In celebration of 110 years of research at the Forest Products Laboratory (FPL), we are revisiting blog posts that detail some of our most interesting historic people, places, and projects. Enjoy!
In the early days of developing fire-retardant treatments, researchers at the Forest Products Laboratory (FPL) investigated about 130 treatments. Combinations of chemicals were used to obtain the best performance for both fire resistance and other performance properties, such as corrosion, leaching, gluing, finishing, and cost.
Laura Hasburgh, a fire protection engineer in FPL’s Building and Fire Sciences unit has recently been awarded two accolades for her work.
The University of Wisconsin – Madison’s Department of Materials Science and Engineering (MS&E) presented Laura with the 2019 Turnbull Service Award. This award is meant to honor an exemplary MS&E graduate student who has made notable contributions to public service. Committee members deemed Laura an ideal recipient of this award based on her significant contributions to the public in the area of fire safety and outstanding service.
Laura has also been named the recipient of the Society of Fire Protection Engineers‘ (SFPE) Margaret Law Award for pioneering advancements associated with engineering fire safety of the built environment. This award will be presented at the SFPE Annual Conference and Expo in October.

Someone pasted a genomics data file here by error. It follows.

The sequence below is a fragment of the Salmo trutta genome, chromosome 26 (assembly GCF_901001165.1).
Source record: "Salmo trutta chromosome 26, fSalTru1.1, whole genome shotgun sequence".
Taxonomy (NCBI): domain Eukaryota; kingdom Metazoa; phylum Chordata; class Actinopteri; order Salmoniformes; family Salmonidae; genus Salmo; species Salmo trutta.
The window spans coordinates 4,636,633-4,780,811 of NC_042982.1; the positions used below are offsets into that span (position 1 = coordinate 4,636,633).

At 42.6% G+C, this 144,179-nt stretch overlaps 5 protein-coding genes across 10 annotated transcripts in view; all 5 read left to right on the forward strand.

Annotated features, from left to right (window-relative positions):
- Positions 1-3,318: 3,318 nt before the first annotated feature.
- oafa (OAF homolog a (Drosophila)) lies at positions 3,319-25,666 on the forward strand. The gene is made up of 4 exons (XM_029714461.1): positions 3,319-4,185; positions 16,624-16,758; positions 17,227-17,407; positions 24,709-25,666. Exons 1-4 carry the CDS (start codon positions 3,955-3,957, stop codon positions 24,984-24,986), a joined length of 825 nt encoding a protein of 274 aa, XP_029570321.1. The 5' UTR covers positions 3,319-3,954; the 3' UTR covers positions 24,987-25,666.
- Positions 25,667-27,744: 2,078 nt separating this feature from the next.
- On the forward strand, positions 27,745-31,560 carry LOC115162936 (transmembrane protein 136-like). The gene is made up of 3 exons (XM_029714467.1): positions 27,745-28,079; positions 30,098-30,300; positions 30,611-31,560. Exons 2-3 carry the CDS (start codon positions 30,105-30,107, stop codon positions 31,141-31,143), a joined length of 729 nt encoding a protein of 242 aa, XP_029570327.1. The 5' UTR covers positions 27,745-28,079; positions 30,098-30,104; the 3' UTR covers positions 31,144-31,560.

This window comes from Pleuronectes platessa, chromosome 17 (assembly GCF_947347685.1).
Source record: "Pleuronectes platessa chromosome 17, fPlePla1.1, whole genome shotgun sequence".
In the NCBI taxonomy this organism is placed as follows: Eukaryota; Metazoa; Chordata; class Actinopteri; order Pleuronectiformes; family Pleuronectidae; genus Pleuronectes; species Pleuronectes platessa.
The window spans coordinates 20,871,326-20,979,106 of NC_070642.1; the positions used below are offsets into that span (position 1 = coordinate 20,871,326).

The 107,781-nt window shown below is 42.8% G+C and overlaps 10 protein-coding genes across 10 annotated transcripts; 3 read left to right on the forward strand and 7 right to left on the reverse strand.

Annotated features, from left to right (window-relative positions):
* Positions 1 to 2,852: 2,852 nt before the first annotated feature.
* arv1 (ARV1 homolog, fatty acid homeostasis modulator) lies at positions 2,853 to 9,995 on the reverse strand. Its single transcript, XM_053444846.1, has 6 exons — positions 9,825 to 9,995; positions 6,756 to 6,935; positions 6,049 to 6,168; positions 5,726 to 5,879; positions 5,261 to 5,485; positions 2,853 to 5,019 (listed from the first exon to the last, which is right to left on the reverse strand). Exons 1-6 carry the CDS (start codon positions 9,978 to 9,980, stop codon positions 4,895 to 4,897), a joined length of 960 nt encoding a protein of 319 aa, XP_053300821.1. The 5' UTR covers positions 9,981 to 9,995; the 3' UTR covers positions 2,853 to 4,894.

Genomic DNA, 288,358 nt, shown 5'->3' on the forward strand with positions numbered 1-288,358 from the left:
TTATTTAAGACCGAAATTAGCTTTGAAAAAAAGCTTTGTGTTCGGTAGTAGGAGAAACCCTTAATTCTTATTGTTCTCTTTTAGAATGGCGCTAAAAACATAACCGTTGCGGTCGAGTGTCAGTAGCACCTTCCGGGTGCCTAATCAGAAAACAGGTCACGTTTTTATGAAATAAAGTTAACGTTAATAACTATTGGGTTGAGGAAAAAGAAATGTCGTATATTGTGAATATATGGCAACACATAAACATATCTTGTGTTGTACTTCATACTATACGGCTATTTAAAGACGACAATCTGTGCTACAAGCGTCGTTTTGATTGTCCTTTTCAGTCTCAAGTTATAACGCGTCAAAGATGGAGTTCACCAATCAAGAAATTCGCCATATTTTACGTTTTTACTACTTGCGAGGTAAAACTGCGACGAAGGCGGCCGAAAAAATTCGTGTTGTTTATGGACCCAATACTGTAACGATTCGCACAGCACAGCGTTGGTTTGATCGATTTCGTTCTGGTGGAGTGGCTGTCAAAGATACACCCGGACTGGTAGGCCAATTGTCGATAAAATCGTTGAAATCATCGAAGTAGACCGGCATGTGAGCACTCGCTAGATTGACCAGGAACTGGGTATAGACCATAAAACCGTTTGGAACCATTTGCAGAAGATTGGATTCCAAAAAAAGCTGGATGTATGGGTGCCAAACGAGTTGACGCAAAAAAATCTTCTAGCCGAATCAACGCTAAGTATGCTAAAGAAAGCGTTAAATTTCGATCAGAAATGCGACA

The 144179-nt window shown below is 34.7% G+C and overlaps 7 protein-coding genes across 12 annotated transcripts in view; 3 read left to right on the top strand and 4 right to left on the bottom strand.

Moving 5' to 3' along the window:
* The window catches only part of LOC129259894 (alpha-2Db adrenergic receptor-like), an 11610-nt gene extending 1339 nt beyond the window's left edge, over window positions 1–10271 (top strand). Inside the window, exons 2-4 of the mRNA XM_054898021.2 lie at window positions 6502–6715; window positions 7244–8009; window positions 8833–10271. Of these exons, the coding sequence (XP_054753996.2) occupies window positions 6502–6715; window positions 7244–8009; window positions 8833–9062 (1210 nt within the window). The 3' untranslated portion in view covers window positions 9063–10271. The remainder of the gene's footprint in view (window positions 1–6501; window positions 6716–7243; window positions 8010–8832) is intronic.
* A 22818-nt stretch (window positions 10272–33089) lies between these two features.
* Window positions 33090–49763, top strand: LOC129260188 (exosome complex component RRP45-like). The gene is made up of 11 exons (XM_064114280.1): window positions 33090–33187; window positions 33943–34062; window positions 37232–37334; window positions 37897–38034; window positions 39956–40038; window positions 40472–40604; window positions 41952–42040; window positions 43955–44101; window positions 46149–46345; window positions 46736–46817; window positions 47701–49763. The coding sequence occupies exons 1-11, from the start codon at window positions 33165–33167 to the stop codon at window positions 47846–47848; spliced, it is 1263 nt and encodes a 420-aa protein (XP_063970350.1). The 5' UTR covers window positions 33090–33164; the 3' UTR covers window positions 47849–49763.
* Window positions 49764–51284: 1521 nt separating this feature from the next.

‘ (SFPE) Margaret Law Award for pioneering advancements associated with engineering fire safety of the built environment. This award will be presented at the SFPE Annual Conference and Expo in October.
Congratulations, Laura, on these well-deserved honors!
Forest Products Laboratory researchers conducted fire testing on a two-story cross-laminated timber (CLT) structure. Watch the short video below to see these one-bedroom apartments go up in flames, and to find out how CLT performed in the heat of the moment.
You can read more specifics about the tests in this previous LabNotes blog post, or if you’re really into the details and data, check out the full FPL general technical report.
Wood buildings provide an array of economic and environmental benefits. Interest in capitalizing on those benefits by constructing mid- to high-rise buildings using cross-laminated timber (CLT) is growing. CLT is made from layers of dried lumber boards stacked in alternating direction at 90-degree angles, glued and pressed to form solid panels. These panels have exceptional strength and stability and can be used as walls, roofs, and floors. Additionally, calculations have shown that a seven-inch floor made of CLT has a fire resistance of two hours.
In order for wood structures to rise above six stories without special building official permission, changes to the International Building Code are needed. It’s a tall order, but researchers from the Forest Service’s Forest Products Laboratory (FPL) recently completed a series of fire tests that will address concerns about fire performance of wood buildings and help take them to new heights. Continue reading →
With all that in mind, you can imagine our excitement when curbed.com published an interactive map(swoon!) of all the wooden high-rises in the world, some completed, others under construction or in concept. Scroll through the list or click a number on the map to read about the buildings’ features, see photos and drawings, and find out more via website links.
Even if you’re not quite as obsessed with wood as we are, we guarantee you won’t be disappointed with this cyber-trip around the world to see some truly stunning architecture.